In 2010, while multiple cases on the issue were in litigation, the IRS and Treasury issued final regulations providing that “an understated amount of gross income resulting from an overstatement of unrecovered cost or other basis constitutes an omission from gross income” for purposes of sections 6229(c)(2) and 6501(e)(1)(A).
Supreme Court Decision in Home Concrete
In a five-to-four decision, the Supreme Court affirmed the Fourth Circuit’s holding in Home Concrete in favor of the taxpayer, primarily relying on the court’s earlier decision in Colony Inc. v. Commissioner, 357 U.S. 28 (1958). In that case, the court concluded that an overstatement of basis did not constitute an omission from gross income under former section 275(c) of the Internal Revenue Code of 1939, the predecessor to section 6501(e)(1)(A).
The Supreme Court noted that Colony focused on the word “omit,” particularly the phrase “omits … an amount,” and that the term “‘omit’ limits the statute’s scope to situations in which specific receipts or accruals of income are left out of the computation of gross income; to inflate the basis, however, is not to ‘omit’ a specific item, not even of profit” (emphasis in original). Although Colony interpreted a predecessor statute, the Supreme Court stated that section 6501(e)(1)(A) is a reenactment of the 1939 provision interpreted in Colony, and that “[t]he operative language is identical. It would be difficult, perhaps impossible, to give the same language here a different interpretation without effectively overruling Colony, a course of action that basic principles of stare decisis wisely counsel us not to take.”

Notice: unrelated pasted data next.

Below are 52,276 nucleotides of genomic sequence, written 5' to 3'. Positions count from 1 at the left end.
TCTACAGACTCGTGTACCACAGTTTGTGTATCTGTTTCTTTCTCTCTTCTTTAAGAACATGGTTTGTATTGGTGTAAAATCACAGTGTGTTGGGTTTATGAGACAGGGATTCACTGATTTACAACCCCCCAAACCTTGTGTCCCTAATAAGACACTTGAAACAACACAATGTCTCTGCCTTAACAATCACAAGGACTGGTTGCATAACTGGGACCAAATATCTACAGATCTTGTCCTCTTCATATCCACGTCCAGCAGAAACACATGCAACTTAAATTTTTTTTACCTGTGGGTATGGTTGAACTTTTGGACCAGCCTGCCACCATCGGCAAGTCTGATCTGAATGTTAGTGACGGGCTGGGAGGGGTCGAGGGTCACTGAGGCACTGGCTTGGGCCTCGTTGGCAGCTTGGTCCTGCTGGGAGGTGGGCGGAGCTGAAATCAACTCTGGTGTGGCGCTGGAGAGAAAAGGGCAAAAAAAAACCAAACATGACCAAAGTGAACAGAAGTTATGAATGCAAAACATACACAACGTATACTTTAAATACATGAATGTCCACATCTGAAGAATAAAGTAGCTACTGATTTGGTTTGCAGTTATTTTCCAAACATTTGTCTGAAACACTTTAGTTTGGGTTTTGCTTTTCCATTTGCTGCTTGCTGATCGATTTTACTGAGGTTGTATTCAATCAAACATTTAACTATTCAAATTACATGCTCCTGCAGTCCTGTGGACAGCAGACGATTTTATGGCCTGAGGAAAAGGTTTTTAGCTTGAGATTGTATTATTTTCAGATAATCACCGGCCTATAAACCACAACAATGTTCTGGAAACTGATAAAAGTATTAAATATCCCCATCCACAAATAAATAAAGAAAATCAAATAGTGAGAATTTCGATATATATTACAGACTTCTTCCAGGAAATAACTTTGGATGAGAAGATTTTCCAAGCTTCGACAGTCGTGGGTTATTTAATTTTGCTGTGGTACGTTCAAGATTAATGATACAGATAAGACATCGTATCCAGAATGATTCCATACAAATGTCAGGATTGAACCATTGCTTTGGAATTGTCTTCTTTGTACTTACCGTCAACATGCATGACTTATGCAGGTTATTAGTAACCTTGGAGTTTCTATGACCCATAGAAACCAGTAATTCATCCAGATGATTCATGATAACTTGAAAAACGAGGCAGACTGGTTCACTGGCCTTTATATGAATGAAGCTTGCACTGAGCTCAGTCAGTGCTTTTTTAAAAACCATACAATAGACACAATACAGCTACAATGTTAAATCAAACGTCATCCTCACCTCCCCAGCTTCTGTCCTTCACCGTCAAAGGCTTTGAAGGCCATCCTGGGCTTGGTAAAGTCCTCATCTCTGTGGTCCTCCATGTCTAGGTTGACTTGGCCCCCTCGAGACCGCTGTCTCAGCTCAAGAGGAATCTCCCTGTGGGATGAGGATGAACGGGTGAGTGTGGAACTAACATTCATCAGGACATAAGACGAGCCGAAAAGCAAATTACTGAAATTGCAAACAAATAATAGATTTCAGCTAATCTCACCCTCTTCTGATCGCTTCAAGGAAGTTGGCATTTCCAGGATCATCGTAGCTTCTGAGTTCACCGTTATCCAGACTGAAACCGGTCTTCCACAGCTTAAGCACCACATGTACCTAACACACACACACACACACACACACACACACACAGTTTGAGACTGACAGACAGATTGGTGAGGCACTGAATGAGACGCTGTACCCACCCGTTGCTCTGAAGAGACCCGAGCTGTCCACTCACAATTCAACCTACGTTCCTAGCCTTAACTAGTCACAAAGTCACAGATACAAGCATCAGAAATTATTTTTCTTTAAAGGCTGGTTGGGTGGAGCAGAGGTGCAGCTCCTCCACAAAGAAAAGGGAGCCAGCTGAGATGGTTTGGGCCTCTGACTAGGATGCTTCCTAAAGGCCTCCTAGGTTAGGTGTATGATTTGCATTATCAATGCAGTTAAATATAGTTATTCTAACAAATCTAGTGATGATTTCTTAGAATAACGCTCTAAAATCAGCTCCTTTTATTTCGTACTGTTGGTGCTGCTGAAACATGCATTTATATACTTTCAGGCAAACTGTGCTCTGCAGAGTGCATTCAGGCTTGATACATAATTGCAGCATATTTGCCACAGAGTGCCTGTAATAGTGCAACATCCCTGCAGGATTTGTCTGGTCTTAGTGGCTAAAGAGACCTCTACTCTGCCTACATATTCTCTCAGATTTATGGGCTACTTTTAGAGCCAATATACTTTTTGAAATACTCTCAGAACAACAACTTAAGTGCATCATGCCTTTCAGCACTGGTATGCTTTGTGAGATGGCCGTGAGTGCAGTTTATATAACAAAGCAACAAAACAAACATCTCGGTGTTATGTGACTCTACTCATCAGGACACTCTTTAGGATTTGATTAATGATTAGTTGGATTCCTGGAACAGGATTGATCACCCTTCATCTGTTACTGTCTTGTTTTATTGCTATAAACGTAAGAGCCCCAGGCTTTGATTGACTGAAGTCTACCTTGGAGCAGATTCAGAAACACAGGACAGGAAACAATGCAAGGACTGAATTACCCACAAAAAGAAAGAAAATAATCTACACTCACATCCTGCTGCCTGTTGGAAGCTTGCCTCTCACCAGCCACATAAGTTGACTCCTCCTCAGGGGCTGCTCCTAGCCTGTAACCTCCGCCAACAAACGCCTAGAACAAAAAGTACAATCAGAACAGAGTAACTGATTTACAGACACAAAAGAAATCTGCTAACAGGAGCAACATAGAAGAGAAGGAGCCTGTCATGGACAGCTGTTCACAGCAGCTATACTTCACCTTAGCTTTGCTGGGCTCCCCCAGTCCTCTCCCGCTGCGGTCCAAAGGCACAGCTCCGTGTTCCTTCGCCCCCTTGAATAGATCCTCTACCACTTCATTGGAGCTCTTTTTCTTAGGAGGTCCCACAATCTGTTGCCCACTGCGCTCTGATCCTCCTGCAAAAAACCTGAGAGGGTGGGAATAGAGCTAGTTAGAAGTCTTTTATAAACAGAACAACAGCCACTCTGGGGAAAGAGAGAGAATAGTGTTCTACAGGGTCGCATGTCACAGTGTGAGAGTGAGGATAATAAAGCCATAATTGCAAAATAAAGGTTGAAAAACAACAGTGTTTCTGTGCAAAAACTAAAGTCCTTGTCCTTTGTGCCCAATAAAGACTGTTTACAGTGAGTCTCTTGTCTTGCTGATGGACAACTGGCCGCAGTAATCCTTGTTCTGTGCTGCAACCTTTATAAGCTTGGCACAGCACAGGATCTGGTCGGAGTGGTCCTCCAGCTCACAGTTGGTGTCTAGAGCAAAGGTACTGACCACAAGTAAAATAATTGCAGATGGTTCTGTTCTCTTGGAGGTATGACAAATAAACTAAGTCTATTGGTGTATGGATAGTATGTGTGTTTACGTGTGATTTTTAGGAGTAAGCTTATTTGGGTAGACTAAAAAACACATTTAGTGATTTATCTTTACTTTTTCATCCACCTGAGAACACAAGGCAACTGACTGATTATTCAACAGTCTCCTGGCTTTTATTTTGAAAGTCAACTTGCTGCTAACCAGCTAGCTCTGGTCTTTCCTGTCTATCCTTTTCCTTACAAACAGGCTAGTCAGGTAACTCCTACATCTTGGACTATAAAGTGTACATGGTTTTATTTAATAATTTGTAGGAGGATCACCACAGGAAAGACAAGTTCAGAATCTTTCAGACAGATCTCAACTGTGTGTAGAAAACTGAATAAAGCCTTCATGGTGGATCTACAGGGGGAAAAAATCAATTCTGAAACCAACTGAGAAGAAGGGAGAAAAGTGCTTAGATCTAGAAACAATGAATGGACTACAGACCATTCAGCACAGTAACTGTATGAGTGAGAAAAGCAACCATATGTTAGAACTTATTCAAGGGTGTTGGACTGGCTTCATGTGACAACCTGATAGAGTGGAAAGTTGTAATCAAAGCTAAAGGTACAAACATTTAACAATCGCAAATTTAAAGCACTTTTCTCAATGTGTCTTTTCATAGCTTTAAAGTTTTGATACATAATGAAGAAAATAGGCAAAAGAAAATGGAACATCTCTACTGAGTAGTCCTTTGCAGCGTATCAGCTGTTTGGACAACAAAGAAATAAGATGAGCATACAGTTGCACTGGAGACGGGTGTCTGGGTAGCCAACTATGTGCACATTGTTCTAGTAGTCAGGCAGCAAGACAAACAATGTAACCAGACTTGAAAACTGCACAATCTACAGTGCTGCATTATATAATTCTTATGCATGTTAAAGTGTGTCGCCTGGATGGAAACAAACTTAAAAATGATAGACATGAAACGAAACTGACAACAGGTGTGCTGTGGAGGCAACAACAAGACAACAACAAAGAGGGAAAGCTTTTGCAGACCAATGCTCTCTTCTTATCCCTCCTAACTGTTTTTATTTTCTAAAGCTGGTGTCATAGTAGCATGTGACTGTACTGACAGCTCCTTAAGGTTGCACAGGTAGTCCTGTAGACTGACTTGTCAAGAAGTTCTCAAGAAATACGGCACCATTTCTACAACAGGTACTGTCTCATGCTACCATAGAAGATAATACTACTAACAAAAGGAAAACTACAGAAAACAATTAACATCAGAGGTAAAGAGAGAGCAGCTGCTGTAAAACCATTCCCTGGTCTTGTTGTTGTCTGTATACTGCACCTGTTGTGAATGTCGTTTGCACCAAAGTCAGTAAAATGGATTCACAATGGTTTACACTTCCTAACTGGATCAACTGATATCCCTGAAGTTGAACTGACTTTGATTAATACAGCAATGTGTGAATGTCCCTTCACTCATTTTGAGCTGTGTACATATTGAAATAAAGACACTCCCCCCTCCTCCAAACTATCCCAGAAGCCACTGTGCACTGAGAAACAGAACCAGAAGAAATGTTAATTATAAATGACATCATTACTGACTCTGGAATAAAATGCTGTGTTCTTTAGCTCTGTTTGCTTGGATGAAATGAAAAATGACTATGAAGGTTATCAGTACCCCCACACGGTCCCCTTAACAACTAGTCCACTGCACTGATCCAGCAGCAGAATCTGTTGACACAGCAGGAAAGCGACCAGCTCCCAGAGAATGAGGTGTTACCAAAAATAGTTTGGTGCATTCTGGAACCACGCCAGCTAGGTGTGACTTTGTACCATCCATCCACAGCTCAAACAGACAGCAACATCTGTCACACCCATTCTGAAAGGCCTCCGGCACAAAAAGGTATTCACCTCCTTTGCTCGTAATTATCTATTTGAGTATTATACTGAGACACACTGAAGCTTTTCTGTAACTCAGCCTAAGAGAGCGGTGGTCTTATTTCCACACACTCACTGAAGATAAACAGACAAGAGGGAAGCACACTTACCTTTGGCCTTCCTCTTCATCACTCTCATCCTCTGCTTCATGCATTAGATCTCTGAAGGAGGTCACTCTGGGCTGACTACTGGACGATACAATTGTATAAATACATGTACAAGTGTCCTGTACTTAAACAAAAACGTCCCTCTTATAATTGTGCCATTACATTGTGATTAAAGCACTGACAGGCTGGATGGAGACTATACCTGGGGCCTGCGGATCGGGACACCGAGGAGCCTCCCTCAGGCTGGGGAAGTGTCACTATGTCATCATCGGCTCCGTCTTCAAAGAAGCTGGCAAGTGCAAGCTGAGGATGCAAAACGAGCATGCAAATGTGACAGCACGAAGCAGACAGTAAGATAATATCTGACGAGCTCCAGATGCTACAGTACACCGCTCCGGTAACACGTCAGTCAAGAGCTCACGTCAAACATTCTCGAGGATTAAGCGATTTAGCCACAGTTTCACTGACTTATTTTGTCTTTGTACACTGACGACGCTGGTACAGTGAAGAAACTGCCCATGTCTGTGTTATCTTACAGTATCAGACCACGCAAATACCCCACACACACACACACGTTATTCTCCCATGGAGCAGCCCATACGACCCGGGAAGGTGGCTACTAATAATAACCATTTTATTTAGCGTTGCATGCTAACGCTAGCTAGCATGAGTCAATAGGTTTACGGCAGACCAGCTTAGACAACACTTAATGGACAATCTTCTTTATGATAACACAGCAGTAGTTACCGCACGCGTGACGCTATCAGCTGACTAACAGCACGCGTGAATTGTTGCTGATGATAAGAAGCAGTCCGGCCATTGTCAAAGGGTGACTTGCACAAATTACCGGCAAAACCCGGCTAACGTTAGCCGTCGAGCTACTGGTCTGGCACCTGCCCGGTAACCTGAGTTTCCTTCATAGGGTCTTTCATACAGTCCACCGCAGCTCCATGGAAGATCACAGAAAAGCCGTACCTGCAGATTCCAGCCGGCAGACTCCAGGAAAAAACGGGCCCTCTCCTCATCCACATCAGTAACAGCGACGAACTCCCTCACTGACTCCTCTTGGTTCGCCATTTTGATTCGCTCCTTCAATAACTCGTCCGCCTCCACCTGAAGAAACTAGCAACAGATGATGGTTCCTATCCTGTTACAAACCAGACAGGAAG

The Supreme Court also rejected the U.S. Government’s argument that the 2010 final regulations should be given deference under Chevron, U.S.A., Inc. v. Natural Res. Def. Council, Inc., 467 U.S. 837 (1984). The Government argued that under National Cable & Telecommunications Assn. v. Brand X Internet Services, 545 U.S. 967, 982 (2005), a “court’s prior judicial construction of a statute trumps an agency construction otherwise entitled to Chevron deference only if the prior court decision holds that its construction follows from the unambiguous terms of the statute … ” (emphasis added). The government noted that the Supreme Court stated in Colony that “it cannot be said that the language is unambiguous,” and thus, the issue is whether the final regulations are a permissible construction of the statute.